It is undisputed that DABUS is not a natural or a legal person rather it is an AI that incorporates artificial neural networks. It has autonomously generated the invention. Dr. Thalar is the owner of the copyright of the source code in the AI and is responsible for its operations but the inventor is the AI not Dr. Thalar. As per, J. Beach an inventor is a person who is responsible for inventing a patentable invention it need not be a human only.The position of ownership should not be confused with inventorship. Only a human or another legal person can be an owner or controller or a patent. The inventor maybe an AI system but it cannot be the owner, controller, or the patentee of the invention. Reference to s. 15(1)(c) establishes that Dr. Thalar derives a title from the inventor i.e. DABUS, thus he shall be the Patentee while DABUS can be listed as the inventor. Also not granting protection to the patentable invention where no human inventor is involved word undermine the very substance of protection of patents.
Implications for India
The paradigm shift in the nature and meaning of an inventor are the challenges of the modern world .But would an AI be granted the status of an inventor in India?
Section 2(p) defines who a Patentee is "the person for the time being entered on the register as the grantee or proprietor of the patent." Just like its Australian counterpart it does not define who and inventor is. S.2(q) defines "persons" also include the Government it doesn't bar the addition of another entity and when read in reference to part 3B of form 1 of the act which under the head of "other" does not contain what all types of entities come under the meaning could help in expansion of scope. S.6(1)(b) lays down the provision that a "Person being the assignee of the person claiming to be true and first inventor in respect of the right to make such an application". It emphasizes on the role of an inventor, and since, AI does not fit in the definition of "person" under various laws like under s.2(31) of Income Tax act 1956; therefore it cannot assign a person to make an application on its behalf. Additionally, S.28(1)(a) deals with mention of a person as inventor it states that "if the Controller is satisfied that the person in respect of or by whom the request or claim is made is the inventor of an invention in respect of which application for a patent has been made, or of a substantial part of that invention; and the application for the patent is a direct consequence of his being the inventor". Such a mention of any person as inventor does not confer or derogate him from any rights under the patent. But this would be rendered useless due to the conclusion drawn earlier and the constricted definition of "person"; the scope of AI being the inventor in India is miniscule but not nil.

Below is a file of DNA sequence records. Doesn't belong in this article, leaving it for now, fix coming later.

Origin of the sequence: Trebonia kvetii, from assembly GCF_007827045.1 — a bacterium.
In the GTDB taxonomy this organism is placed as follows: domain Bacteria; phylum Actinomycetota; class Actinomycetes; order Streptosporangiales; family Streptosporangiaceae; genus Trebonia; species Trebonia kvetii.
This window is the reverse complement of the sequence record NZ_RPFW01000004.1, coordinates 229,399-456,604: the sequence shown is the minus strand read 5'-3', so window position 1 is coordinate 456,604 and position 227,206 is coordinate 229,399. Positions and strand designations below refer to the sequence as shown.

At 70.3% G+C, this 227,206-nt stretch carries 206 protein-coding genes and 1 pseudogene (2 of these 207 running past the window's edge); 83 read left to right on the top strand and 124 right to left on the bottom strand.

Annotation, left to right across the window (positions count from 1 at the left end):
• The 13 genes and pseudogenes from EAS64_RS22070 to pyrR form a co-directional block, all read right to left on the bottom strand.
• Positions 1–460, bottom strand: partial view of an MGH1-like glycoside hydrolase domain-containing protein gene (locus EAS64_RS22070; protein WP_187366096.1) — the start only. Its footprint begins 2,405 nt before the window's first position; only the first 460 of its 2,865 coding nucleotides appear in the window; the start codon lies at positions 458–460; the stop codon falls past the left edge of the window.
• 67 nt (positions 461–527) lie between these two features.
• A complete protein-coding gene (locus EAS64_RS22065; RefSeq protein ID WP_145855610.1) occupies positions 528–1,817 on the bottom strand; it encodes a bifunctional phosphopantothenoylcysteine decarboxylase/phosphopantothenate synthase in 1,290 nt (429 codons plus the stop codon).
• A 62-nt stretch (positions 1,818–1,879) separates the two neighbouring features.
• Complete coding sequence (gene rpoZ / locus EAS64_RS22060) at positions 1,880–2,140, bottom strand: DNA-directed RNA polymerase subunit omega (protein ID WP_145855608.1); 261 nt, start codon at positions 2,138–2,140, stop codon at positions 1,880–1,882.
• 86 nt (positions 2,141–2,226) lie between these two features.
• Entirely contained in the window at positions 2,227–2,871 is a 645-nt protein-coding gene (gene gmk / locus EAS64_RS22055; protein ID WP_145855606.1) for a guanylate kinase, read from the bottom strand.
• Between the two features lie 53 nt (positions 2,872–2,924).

Although, DABUS passed in the novelty tests but, in most countries it failed upon technical grounds which was, failure to identify the inventor. The inclusion of AI as an inventor is a debatable concept. The statutes are not equipped in dealing with technological and legal changes caused by AI. The decisions by the patent office in South Africa and Australia have carved a niche in this field. However a clearer interpretation awaits.